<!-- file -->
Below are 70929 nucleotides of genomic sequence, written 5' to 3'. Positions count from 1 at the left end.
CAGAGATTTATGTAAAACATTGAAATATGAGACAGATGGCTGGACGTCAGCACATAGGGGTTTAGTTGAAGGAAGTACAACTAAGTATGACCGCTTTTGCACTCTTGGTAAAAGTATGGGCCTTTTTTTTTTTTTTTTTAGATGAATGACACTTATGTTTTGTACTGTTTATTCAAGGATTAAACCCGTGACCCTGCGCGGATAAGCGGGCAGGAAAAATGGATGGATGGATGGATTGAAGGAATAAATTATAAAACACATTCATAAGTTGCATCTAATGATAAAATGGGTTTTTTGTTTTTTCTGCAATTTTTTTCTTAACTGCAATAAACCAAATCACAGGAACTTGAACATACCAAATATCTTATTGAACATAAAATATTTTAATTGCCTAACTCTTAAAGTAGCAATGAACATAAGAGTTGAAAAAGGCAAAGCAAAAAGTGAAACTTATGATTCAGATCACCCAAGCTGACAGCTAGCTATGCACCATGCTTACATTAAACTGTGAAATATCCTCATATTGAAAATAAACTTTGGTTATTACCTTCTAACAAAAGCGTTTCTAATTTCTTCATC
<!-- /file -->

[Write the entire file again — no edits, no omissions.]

Below are 70929 nucleotides of genomic sequence, written 5' to 3'. Positions count from 1 at the left end.
CAGAGATTTATGTAAAACATTGAAATATGAGACAGATGGCTGGACGTCAGCACATAGGGGTTTAGTTGAAGGAAGTACAACTAAGTATGACCGCTTTTGCACTCTTGGTAAAAGTATGGGCCTTTTTTTTTTTTTTTTTAGATGAATGACACTTATGTTTTGTACTGTTTATTCAAGGATTAAACCCGTGACCCTGCGCGGATAAGCGGGCAGGAAAAATGGATGGATGGATGGATTGAAGGAATAAATTATAAAACACATTCATAAGTTGCATCTAATGATAAAATGGGTTTTTTGTTTTTTCTGCAATTTTTTTCTTAACTGCAATAAACCAAATCACAGGAACTTGAACATACCAAATATCTTATTGAACATAAAATATTTTAATTGCCTAACTCTTAAAGTAGCAATGAACATAAGAGTTGAAAAAGGCAAAGCAAAAAGTGAAACTTATGATTCAGATCACCCAAGCTGACAGCTAGCTATGCACCATGCTTACATTAAACTGTGAAATATCCTCATATTGAAAATAAACTTTGGTTATTACCTTCTAACAAAAGCGTTTCTAATTTCTTCATC